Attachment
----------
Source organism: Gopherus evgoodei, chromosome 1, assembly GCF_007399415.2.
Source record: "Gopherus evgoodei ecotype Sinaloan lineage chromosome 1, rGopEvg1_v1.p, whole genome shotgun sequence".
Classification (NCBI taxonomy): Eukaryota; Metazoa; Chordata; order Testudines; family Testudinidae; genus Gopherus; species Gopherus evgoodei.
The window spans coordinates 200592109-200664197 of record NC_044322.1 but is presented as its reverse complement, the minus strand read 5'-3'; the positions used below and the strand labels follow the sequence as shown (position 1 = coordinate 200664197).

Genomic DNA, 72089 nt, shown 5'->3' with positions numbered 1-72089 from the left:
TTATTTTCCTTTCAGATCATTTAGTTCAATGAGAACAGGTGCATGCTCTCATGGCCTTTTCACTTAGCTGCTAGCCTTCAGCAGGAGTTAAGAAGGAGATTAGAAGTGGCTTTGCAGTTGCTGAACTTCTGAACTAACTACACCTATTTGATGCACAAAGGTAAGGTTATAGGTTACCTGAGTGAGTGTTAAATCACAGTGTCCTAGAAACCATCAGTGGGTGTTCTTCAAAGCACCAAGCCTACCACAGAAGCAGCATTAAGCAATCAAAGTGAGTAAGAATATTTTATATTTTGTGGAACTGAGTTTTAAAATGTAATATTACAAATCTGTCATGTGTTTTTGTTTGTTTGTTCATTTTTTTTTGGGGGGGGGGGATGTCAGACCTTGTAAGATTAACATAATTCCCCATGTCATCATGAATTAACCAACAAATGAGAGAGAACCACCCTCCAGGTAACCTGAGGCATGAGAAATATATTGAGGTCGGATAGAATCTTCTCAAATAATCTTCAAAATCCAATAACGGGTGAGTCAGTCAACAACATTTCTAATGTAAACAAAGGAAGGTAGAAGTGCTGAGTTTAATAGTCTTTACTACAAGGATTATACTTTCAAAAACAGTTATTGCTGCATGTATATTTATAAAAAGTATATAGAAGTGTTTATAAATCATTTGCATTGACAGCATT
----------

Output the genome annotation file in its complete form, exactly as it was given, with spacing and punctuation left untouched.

Source organism: Gopherus evgoodei, chromosome 1, assembly GCF_007399415.2.
Source record: "Gopherus evgoodei ecotype Sinaloan lineage chromosome 1, rGopEvg1_v1.p, whole genome shotgun sequence".
Classification (NCBI taxonomy): Eukaryota; Metazoa; Chordata; order Testudines; family Testudinidae; genus Gopherus; species Gopherus evgoodei.
The window spans coordinates 200592109-200664197 of record NC_044322.1 but is presented as its reverse complement, the minus strand read 5'-3'; the positions used below and the strand labels follow the sequence as shown (position 1 = coordinate 200664197).

Genomic DNA, 72089 nt, shown 5'->3' with positions numbered 1-72089 from the left:
TTATTTTCCTTTCAGATCATTTAGTTCAATGAGAACAGGTGCATGCTCTCATGGCCTTTTCACTTAGCTGCTAGCCTTCAGCAGGAGTTAAGAAGGAGATTAGAAGTGGCTTTGCAGTTGCTGAACTTCTGAACTAACTACACCTATTTGATGCACAAAGGTAAGGTTATAGGTTACCTGAGTGAGTGTTAAATCACAGTGTCCTAGAAACCATCAGTGGGTGTTCTTCAAAGCACCAAGCCTACCACAGAAGCAGCATTAAGCAATCAAAGTGAGTAAGAATATTTTATATTTTGTGGAACTGAGTTTTAAAATGTAATATTACAAATCTGTCATGTGTTTTTGTTTGTTTGTTCATTTTTTTTTGGGGGGGGGGGATGTCAGACCTTGTAAGATTAACATAATTCCCCATGTCATCATGAATTAACCAACAAATGAGAGAGAACCACCCTCCAGGTAACCTGAGGCATGAGAAATATATTGAGGTCGGATAGAATCTTCTCAAATAATCTTCAAAATCCAATAACGGGTGAGTCAGTCAACAACATTTCTAATGTAAACAAAGGAAGGTAGAAGTGCTGAGTTTAATAGTCTTTACTACAAGGATTATACTTTCAAAAACAGTTATTGCTGCATGTATATTTATAAAAAGTATATAGAAGTGTTTATAAATCATTTGCATTGACAGCATT